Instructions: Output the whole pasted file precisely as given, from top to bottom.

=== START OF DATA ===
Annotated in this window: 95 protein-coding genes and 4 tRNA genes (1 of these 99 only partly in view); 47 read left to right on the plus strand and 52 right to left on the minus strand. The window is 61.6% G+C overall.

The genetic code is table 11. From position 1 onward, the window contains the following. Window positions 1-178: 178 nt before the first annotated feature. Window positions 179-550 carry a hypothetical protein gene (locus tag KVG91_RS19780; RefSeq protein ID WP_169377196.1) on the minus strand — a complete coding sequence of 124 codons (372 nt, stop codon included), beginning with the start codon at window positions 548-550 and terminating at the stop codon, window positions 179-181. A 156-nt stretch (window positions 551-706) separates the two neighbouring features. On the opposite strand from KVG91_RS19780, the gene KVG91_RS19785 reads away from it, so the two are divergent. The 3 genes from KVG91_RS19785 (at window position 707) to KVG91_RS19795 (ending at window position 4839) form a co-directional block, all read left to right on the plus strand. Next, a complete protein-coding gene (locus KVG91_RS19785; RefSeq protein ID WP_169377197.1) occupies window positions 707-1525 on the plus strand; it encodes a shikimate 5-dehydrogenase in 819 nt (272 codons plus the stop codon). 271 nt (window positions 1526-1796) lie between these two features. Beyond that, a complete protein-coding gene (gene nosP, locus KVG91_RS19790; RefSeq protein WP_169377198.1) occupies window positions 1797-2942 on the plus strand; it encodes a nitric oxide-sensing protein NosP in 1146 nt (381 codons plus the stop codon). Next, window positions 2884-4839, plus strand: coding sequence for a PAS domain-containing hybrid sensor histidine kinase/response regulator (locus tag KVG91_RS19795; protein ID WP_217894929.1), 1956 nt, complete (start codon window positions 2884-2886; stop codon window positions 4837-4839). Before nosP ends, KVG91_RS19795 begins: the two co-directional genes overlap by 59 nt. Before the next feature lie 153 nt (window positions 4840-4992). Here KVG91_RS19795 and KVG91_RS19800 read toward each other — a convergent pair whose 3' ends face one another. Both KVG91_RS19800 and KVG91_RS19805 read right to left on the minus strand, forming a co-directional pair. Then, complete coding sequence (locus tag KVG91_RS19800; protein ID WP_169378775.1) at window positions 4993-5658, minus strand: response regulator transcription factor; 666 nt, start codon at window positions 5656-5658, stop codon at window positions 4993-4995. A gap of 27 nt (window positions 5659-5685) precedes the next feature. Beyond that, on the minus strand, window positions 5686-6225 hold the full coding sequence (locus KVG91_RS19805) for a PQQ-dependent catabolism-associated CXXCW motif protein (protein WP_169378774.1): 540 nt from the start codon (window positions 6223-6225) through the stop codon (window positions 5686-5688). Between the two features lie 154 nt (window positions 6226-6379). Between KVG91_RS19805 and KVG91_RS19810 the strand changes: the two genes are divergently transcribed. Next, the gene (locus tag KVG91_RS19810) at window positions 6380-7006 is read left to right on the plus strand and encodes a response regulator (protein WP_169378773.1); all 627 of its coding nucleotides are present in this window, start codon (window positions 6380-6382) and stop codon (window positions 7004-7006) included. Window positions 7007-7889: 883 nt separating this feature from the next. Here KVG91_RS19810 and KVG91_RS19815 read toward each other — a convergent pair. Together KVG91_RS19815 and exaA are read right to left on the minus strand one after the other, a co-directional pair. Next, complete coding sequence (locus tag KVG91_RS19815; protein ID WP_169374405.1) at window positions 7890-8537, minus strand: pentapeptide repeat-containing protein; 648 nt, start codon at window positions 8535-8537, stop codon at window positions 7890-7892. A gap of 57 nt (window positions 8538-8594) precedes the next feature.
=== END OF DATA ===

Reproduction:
Annotated in this window: 95 protein-coding genes and 4 tRNA genes (1 of these 99 only partly in view); 47 read left to right on the plus strand and 52 right to left on the minus strand. The window is 61.6% G+C overall.

The genetic code is table 11. From position 1 onward, the window contains the following. Window positions 1-178: 178 nt before the first annotated feature. Window positions 179-550 carry a hypothetical protein gene (locus tag KVG91_RS19780; RefSeq protein ID WP_169377196.1) on the minus strand — a complete coding sequence of 124 codons (372 nt, stop codon included), beginning with the start codon at window positions 548-550 and terminating at the stop codon, window positions 179-181. A 156-nt stretch (window positions 551-706) separates the two neighbouring features. On the opposite strand from KVG91_RS19780, the gene KVG91_RS19785 reads away from it, so the two are divergent. The 3 genes from KVG91_RS19785 (at window position 707) to KVG91_RS19795 (ending at window position 4839) form a co-directional block, all read left to right on the plus strand. Next, a complete protein-coding gene (locus KVG91_RS19785; RefSeq protein ID WP_169377197.1) occupies window positions 707-1525 on the plus strand; it encodes a shikimate 5-dehydrogenase in 819 nt (272 codons plus the stop codon). 271 nt (window positions 1526-1796) lie between these two features. Beyond that, a complete protein-coding gene (gene nosP, locus KVG91_RS19790; RefSeq protein WP_169377198.1) occupies window positions 1797-2942 on the plus strand; it encodes a nitric oxide-sensing protein NosP in 1146 nt (381 codons plus the stop codon). Next, window positions 2884-4839, plus strand: coding sequence for a PAS domain-containing hybrid sensor histidine kinase/response regulator (locus tag KVG91_RS19795; protein ID WP_217894929.1), 1956 nt, complete (start codon window positions 2884-2886; stop codon window positions 4837-4839). Before nosP ends, KVG91_RS19795 begins: the two co-directional genes overlap by 59 nt. Before the next feature lie 153 nt (window positions 4840-4992). Here KVG91_RS19795 and KVG91_RS19800 read toward each other — a convergent pair whose 3' ends face one another. Both KVG91_RS19800 and KVG91_RS19805 read right to left on the minus strand, forming a co-directional pair. Then, complete coding sequence (locus tag KVG91_RS19800; protein ID WP_169378775.1) at window positions 4993-5658, minus strand: response regulator transcription factor; 666 nt, start codon at window positions 5656-5658, stop codon at window positions 4993-4995. A gap of 27 nt (window positions 5659-5685) precedes the next feature. Beyond that, on the minus strand, window positions 5686-6225 hold the full coding sequence (locus KVG91_RS19805) for a PQQ-dependent catabolism-associated CXXCW motif protein (protein WP_169378774.1): 540 nt from the start codon (window positions 6223-6225) through the stop codon (window positions 5686-5688). Between the two features lie 154 nt (window positions 6226-6379). Between KVG91_RS19805 and KVG91_RS19810 the strand changes: the two genes are divergently transcribed. Next, the gene (locus tag KVG91_RS19810) at window positions 6380-7006 is read left to right on the plus strand and encodes a response regulator (protein WP_169378773.1); all 627 of its coding nucleotides are present in this window, start codon (window positions 6380-6382) and stop codon (window positions 7004-7006) included. Window positions 7007-7889: 883 nt separating this feature from the next. Here KVG91_RS19810 and KVG91_RS19815 read toward each other — a convergent pair. Together KVG91_RS19815 and exaA are read right to left on the minus strand one after the other, a co-directional pair. Next, complete coding sequence (locus tag KVG91_RS19815; protein ID WP_169374405.1) at window positions 7890-8537, minus strand: pentapeptide repeat-containing protein; 648 nt, start codon at window positions 8535-8537, stop codon at window positions 7890-7892. A gap of 57 nt (window positions 8538-8594) precedes the next feature.